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Tax & Assurance Guidance

Will you Benefit from the New Pass-through Deduction?

Posted on August 20, 2018 by

Margaret Amsden

Margaret Amsden

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The Tax Cut and Jobs Act (TCJA), enacted on December 22, 2017, has brought tremendous excitement to business owners across the nation, specifically resulting from the creation of Internal Revenue Code (IRC) §199A, more popularly known as the “Pass-through Deduction.” The newly enacted provision provides noncorporate taxpayers with a deduction of up to 20% of their Qualified Business Income (QBI). Non-corporate taxpayers include sole proprietors, Sub-chapter S corporations, and partnerships as well as certain trusts and estates.

Champagne anyone?
Before pulling out the crystal champagne flutes or making any rash decisions (you get a Tesla, and you get a Tesla, and you get a Tesla!), it’s probably best to contact a tax advisor. As with many things in life, the devil is in the details.

Since the enactment of the TCJA, tax practitioners have been anxiously awaiting guidance on some of the more intricate scenarios facing businesses. For example, the Department of Treasury recently issued proposed regulations on how the pass-through deduction will apply. The purpose of the proposed regulations is to provide taxpayers with computational, definitional, and anti-avoidance guidance regarding the application of IRC §199A. Before delving into the proposed regulations, here’s a recap of what was known prior to the issuance of the proposed regulations.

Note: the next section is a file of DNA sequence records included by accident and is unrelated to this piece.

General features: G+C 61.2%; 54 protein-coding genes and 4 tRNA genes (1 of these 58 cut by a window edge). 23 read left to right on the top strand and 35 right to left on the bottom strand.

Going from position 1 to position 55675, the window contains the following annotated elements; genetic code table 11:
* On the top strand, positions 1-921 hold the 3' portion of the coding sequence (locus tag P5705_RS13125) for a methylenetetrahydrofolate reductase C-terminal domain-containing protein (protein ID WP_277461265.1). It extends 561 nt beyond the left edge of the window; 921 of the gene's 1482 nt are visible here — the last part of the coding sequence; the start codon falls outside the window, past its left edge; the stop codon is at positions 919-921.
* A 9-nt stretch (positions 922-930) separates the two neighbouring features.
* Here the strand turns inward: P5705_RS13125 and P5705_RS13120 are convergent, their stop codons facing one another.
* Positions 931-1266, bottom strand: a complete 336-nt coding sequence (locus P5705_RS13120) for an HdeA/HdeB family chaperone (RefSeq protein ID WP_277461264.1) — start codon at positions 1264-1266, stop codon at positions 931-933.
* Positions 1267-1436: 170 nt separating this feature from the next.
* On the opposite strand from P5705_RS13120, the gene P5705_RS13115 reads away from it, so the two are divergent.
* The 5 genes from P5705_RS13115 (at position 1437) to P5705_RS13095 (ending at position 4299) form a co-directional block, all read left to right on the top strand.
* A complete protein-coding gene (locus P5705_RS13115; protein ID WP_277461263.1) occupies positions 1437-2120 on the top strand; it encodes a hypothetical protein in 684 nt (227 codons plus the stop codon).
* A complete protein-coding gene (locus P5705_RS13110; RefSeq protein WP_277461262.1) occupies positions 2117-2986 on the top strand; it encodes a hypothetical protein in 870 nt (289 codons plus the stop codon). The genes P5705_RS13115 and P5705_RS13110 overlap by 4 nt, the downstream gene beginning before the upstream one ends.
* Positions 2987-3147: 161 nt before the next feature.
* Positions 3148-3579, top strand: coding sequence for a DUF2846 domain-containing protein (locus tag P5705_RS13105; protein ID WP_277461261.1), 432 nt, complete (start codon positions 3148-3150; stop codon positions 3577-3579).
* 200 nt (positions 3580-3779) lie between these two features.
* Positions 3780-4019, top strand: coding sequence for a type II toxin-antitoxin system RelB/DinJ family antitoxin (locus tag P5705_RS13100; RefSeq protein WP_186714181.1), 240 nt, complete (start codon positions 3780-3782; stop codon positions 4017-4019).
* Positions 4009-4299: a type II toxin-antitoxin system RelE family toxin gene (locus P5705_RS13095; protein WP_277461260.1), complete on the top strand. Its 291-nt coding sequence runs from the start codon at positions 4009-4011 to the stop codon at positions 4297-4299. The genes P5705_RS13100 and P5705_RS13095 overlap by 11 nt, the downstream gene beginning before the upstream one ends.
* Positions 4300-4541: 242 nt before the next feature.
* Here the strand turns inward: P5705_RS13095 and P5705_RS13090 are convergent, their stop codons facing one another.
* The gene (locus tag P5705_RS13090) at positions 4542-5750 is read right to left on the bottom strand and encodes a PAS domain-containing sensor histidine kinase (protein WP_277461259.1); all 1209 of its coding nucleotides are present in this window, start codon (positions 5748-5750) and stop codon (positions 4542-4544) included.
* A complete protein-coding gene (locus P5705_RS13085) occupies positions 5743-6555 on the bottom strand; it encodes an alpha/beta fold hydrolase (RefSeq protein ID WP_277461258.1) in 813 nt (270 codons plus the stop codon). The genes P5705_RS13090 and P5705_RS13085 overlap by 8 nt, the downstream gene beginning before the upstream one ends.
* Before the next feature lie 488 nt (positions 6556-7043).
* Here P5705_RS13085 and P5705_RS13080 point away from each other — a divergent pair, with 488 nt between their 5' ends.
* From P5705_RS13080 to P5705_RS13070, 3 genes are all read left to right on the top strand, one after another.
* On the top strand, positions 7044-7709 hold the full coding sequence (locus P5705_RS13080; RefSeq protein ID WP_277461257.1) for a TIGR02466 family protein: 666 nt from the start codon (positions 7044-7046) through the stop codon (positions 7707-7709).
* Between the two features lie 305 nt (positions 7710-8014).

What we know

  • The deduction is temporary and applies for tax years beginning after 12/31/17 and before 1/1/26
  • The deduction applies to taxpayers other than C-corporations
  • The deduction does not apply to wage income
  • The deduction is the lessor of:
  1. The greater of:
    1. 50% of the allocable W2 wages of the entity with respect to its qualified trade or business, or
    2. The sum of 25% of the allocable W2 wages with respect to the qualified trade or business, plus 2.5% of the unadjusted basis immediately after acquisition of all qualified property
  2. 20% of the excess of taxable income of the taxpayer for the taxable year over the net capital gains of the taxpayer for the taxable year
  • The deduction is not available for certain Specified Service Trades or Businesses (SSTB) (i.e. attorney, doctors, CPAs, consultants, etc.)
  • There are certain di minimus rules, phase-out thresholds and exclusion amounts depending on the filing status of the taxpayer

While this may all sound simple enough, tax practitioners and clients alike will find themselves wondering how to apply these rules, and the definitions behind the terms.

Proposed regulation highlights:

  • The definition of a trade or business may include the rental or licensing of tangible or intangible property to related trade or businesses that are commonly controlled. This rule allows taxpayers to aggregate their trades or businesses with the associated rental or intangible property when they meet certain requirements.